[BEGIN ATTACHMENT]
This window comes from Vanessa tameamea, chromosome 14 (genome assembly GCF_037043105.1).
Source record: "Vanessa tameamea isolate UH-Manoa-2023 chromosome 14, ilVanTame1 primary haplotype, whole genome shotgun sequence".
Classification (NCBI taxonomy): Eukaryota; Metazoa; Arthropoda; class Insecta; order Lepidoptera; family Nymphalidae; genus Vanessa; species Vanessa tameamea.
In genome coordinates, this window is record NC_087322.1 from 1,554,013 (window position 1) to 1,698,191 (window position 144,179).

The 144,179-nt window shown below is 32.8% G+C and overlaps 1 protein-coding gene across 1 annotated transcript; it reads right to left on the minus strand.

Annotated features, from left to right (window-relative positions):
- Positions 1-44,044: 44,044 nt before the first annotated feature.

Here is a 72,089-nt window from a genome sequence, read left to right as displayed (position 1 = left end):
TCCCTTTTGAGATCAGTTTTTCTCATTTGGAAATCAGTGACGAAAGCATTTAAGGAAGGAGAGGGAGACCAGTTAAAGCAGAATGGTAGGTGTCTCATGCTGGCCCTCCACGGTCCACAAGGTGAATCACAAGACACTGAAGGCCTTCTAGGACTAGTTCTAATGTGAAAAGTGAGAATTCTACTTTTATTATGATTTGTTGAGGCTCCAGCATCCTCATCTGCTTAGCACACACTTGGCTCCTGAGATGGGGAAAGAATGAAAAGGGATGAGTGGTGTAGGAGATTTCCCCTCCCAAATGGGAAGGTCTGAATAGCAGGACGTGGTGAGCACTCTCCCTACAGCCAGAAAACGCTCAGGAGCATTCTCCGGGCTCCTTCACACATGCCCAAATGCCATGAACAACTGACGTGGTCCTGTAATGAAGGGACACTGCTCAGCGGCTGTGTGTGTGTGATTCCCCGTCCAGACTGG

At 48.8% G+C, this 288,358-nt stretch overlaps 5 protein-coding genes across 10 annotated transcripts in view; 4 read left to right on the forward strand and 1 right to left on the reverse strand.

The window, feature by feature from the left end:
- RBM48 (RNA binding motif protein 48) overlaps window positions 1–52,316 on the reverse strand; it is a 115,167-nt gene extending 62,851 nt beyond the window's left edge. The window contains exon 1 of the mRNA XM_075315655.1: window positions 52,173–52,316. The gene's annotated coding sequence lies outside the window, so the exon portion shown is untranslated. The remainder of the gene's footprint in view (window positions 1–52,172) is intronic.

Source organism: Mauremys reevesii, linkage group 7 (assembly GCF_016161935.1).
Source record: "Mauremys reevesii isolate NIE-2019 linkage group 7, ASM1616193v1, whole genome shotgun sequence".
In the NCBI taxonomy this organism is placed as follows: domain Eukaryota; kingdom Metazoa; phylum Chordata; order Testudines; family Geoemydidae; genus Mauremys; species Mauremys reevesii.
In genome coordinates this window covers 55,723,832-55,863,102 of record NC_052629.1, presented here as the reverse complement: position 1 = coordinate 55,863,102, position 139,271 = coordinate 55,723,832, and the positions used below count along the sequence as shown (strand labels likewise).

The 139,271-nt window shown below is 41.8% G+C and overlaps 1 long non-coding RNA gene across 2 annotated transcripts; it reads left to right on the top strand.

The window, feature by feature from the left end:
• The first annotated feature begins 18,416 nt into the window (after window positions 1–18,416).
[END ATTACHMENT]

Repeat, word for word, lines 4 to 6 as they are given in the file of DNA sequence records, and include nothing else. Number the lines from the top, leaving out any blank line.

In genome coordinates, this window is record NC_087322.1 from 1,554,013 (window position 1) to 1,698,191 (window position 144,179).

The 144,179-nt window shown below is 32.8% G+C and overlaps 1 protein-coding gene across 1 annotated transcript; it reads right to left on the minus strand.

Annotated features, from left to right (window-relative positions):